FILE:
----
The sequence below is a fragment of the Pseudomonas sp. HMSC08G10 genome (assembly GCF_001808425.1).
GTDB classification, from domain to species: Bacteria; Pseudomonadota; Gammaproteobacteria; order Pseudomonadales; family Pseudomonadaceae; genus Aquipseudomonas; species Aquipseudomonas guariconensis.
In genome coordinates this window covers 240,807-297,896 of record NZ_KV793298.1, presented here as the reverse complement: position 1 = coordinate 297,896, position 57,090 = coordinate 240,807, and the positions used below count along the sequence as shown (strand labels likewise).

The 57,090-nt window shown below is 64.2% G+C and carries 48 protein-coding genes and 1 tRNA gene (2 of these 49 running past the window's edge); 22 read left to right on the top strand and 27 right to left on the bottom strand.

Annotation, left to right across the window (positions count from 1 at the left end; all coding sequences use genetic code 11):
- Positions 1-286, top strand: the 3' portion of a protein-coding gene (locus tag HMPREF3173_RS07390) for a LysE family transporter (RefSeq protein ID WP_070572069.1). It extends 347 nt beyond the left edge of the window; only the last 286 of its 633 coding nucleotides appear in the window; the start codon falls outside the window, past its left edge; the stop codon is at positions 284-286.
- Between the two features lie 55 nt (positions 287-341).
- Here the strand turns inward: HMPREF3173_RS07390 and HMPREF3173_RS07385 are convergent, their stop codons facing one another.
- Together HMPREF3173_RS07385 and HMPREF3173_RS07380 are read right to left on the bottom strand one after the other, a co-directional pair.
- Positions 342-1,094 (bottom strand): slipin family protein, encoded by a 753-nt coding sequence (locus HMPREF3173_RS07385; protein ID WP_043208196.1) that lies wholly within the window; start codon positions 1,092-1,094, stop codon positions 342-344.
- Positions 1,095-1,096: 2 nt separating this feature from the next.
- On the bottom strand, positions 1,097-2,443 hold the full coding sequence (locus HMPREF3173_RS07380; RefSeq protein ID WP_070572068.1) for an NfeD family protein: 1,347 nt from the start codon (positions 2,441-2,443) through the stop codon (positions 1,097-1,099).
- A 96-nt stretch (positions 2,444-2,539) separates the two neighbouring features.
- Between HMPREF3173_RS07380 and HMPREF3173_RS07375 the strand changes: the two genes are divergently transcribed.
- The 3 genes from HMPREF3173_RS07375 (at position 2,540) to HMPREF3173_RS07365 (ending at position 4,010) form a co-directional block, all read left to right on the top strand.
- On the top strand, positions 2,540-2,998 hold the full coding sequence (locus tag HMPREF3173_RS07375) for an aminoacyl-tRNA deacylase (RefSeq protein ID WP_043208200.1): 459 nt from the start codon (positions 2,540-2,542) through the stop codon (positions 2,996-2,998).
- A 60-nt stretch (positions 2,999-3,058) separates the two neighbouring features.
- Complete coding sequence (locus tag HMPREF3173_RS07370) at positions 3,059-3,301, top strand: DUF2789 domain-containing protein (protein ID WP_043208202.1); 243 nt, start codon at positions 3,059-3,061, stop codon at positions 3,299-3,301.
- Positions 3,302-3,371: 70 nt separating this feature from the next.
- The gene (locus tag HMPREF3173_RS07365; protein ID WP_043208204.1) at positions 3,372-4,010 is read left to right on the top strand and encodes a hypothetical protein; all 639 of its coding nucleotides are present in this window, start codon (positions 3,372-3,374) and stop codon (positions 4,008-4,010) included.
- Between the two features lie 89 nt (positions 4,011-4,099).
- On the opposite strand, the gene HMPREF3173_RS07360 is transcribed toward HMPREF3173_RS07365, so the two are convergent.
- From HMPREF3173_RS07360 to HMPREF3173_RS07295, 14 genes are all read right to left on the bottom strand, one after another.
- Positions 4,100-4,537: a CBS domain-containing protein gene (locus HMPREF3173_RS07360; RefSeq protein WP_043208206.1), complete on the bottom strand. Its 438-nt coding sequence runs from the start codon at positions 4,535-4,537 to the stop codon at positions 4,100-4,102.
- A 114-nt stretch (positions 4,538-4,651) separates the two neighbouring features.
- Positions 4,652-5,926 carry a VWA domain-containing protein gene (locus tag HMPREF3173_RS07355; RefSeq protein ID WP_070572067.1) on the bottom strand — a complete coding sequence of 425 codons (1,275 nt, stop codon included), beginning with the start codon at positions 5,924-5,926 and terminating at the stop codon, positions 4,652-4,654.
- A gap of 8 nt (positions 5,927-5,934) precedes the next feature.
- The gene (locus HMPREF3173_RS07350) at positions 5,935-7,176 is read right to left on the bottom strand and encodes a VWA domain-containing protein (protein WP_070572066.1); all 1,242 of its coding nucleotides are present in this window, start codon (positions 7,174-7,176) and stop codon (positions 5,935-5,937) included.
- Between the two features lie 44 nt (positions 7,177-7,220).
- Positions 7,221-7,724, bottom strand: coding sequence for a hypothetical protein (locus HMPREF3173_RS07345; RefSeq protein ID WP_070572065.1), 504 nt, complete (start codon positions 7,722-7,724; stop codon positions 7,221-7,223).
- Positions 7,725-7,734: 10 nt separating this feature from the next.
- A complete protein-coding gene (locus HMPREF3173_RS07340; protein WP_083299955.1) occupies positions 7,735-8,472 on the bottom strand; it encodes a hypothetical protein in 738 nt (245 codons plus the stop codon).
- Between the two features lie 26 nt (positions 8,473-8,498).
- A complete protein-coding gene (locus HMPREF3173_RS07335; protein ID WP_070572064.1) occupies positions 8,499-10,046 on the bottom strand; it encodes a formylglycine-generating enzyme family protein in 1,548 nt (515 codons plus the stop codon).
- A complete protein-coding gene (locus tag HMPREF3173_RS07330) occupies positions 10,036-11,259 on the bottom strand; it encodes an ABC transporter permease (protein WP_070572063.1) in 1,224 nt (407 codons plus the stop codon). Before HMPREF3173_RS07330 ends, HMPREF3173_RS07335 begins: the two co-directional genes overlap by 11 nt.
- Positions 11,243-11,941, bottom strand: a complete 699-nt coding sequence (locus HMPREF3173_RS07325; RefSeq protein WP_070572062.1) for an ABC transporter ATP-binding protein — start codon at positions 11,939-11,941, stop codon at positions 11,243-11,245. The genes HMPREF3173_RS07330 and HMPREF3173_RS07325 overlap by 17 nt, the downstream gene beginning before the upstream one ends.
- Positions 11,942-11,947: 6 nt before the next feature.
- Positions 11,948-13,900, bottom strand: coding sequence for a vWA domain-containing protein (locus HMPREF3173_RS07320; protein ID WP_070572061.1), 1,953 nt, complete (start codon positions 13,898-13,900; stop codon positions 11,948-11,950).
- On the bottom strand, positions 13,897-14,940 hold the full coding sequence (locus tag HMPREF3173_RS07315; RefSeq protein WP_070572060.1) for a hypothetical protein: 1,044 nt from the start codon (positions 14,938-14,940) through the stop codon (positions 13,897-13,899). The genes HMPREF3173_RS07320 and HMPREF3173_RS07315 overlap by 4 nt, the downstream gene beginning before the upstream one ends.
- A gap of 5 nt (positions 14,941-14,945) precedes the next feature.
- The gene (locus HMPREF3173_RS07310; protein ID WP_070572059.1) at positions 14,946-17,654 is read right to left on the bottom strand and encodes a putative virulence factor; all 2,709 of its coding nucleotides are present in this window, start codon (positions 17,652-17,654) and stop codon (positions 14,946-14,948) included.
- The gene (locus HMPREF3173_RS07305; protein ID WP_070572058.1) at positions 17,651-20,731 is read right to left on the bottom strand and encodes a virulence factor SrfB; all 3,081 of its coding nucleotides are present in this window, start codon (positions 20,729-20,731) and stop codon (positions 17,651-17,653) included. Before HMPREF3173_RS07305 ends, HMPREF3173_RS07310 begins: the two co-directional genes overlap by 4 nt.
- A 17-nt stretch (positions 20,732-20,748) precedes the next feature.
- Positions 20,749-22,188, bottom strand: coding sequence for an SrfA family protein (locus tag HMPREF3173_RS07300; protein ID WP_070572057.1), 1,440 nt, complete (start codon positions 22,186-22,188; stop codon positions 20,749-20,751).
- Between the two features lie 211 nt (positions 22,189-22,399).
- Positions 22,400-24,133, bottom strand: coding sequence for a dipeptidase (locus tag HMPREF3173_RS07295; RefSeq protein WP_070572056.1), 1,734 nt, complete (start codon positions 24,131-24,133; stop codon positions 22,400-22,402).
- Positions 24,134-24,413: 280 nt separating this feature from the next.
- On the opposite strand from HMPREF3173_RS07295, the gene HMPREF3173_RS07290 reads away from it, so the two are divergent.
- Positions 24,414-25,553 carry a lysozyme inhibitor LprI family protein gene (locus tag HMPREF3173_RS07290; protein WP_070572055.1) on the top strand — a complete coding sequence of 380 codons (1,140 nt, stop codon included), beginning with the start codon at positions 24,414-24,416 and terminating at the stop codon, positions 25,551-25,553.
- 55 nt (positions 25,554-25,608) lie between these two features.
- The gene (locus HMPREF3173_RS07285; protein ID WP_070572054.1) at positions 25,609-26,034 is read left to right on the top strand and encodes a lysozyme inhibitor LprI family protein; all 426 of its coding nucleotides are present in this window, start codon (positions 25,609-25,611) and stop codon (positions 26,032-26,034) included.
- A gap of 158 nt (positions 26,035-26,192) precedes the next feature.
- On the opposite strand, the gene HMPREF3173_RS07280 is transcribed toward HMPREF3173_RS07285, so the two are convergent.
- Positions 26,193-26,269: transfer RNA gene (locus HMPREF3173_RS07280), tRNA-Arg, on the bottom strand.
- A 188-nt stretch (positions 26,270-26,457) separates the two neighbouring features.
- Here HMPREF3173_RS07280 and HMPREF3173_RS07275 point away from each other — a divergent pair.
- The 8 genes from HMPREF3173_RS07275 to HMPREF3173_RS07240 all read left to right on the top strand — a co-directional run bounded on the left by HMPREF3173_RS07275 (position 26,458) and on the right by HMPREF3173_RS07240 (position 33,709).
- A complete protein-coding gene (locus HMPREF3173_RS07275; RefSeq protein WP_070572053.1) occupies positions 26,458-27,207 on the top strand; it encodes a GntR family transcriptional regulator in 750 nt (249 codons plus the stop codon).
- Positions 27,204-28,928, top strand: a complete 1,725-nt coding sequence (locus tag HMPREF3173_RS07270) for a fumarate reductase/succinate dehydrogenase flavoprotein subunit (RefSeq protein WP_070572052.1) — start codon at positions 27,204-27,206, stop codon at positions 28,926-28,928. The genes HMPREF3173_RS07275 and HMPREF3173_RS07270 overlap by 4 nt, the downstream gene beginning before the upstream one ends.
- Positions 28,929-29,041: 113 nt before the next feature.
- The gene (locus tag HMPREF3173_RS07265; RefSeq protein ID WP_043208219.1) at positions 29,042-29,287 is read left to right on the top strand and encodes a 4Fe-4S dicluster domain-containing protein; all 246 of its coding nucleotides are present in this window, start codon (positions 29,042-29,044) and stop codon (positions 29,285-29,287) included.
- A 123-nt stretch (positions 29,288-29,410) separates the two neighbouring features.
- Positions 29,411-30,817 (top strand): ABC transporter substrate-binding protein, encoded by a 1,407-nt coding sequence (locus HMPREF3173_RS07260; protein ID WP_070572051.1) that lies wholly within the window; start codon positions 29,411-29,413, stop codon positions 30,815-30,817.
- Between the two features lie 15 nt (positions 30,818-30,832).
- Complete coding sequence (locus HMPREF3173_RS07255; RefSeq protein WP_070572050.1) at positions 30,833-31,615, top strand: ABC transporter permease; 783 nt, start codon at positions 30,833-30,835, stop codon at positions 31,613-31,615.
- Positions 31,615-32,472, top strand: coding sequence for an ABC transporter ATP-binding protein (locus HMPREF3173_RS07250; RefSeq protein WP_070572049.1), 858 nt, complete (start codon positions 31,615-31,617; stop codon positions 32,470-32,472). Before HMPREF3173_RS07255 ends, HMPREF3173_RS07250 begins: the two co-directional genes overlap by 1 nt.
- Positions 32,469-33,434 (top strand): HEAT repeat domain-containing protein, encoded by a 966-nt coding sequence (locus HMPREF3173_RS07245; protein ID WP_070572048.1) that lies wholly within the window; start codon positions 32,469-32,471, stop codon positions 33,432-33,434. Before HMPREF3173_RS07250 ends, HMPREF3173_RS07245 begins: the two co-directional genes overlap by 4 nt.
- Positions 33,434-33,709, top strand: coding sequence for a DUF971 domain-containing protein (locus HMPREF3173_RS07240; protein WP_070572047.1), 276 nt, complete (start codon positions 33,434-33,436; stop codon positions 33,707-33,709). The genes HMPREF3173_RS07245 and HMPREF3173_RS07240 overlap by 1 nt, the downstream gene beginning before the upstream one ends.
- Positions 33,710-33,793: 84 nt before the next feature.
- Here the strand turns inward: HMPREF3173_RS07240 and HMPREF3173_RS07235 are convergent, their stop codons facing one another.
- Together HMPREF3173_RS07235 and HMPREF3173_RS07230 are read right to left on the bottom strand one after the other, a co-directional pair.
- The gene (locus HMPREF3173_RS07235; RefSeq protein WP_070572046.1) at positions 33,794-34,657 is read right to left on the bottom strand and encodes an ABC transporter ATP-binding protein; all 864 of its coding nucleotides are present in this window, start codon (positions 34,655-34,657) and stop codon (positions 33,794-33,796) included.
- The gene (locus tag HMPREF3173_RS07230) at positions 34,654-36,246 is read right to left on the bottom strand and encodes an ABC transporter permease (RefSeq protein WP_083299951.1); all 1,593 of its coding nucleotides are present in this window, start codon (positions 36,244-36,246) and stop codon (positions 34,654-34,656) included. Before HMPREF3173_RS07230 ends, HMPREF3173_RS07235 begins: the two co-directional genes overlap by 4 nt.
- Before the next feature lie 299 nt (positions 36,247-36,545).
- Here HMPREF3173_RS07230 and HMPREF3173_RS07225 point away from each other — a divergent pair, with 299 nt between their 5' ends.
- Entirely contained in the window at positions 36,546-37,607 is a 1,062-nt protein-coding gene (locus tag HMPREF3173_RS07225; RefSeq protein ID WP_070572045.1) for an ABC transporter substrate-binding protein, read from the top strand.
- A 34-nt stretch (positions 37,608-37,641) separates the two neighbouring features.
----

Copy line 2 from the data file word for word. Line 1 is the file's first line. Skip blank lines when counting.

GTDB classification, from domain to species: Bacteria; Pseudomonadota; Gammaproteobacteria; order Pseudomonadales; family Pseudomonadaceae; genus Aquipseudomonas; species Aquipseudomonas guariconensis.